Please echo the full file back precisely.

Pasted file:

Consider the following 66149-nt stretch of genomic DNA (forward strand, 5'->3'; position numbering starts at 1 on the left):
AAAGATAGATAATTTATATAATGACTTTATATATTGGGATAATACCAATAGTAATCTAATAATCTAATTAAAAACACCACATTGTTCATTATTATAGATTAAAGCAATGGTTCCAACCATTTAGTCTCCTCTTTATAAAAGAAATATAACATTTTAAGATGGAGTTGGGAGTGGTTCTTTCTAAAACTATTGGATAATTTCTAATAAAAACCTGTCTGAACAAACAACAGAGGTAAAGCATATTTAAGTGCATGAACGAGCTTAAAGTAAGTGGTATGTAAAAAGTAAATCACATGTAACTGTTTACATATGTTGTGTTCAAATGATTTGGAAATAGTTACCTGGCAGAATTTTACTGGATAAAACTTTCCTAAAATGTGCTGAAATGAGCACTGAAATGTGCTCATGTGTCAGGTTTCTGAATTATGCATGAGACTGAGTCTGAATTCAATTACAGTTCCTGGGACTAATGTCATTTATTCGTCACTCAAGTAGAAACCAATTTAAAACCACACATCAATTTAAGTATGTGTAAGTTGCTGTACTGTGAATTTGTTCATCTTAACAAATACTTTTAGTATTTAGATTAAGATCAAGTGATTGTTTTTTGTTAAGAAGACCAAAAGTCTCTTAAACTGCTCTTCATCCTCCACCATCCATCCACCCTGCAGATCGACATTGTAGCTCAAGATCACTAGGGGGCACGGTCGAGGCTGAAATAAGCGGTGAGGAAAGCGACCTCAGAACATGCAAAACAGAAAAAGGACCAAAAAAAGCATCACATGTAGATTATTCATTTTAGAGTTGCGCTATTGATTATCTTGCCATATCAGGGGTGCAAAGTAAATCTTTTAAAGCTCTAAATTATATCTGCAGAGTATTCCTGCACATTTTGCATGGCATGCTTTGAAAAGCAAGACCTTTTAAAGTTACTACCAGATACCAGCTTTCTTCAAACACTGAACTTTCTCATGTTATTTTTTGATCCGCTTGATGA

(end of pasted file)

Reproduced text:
Consider the following 66149-nt stretch of genomic DNA (forward strand, 5'->3'; position numbering starts at 1 on the left):
AAAGATAGATAATTTATATAATGACTTTATATATTGGGATAATACCAATAGTAATCTAATAATCTAATTAAAAACACCACATTGTTCATTATTATAGATTAAAGCAATGGTTCCAACCATTTAGTCTCCTCTTTATAAAAGAAATATAACATTTTAAGATGGAGTTGGGAGTGGTTCTTTCTAAAACTATTGGATAATTTCTAATAAAAACCTGTCTGAACAAACAACAGAGGTAAAGCATATTTAAGTGCATGAACGAGCTTAAAGTAAGTGGTATGTAAAAAGTAAATCACATGTAACTGTTTACATATGTTGTGTTCAAATGATTTGGAAATAGTTACCTGGCAGAATTTTACTGGATAAAACTTTCCTAAAATGTGCTGAAATGAGCACTGAAATGTGCTCATGTGTCAGGTTTCTGAATTATGCATGAGACTGAGTCTGAATTCAATTACAGTTCCTGGGACTAATGTCATTTATTCGTCACTCAAGTAGAAACCAATTTAAAACCACACATCAATTTAAGTATGTGTAAGTTGCTGTACTGTGAATTTGTTCATCTTAACAAATACTTTTAGTATTTAGATTAAGATCAAGTGATTGTTTTTTGTTAAGAAGACCAAAAGTCTCTTAAACTGCTCTTCATCCTCCACCATCCATCCACCCTGCAGATCGACATTGTAGCTCAAGATCACTAGGGGGCACGGTCGAGGCTGAAATAAGCGGTGAGGAAAGCGACCTCAGAACATGCAAAACAGAAAAAGGACCAAAAAAAGCATCACATGTAGATTATTCATTTTAGAGTTGCGCTATTGATTATCTTGCCATATCAGGGGTGCAAAGTAAATCTTTTAAAGCTCTAAATTATATCTGCAGAGTATTCCTGCACATTTTGCATGGCATGCTTTGAAAAGCAAGACCTTTTAAAGTTACTACCAGATACCAGCTTTCTTCAAACACTGAACTTTCTCATGTTATTTTTTGATCCGCTTGATGA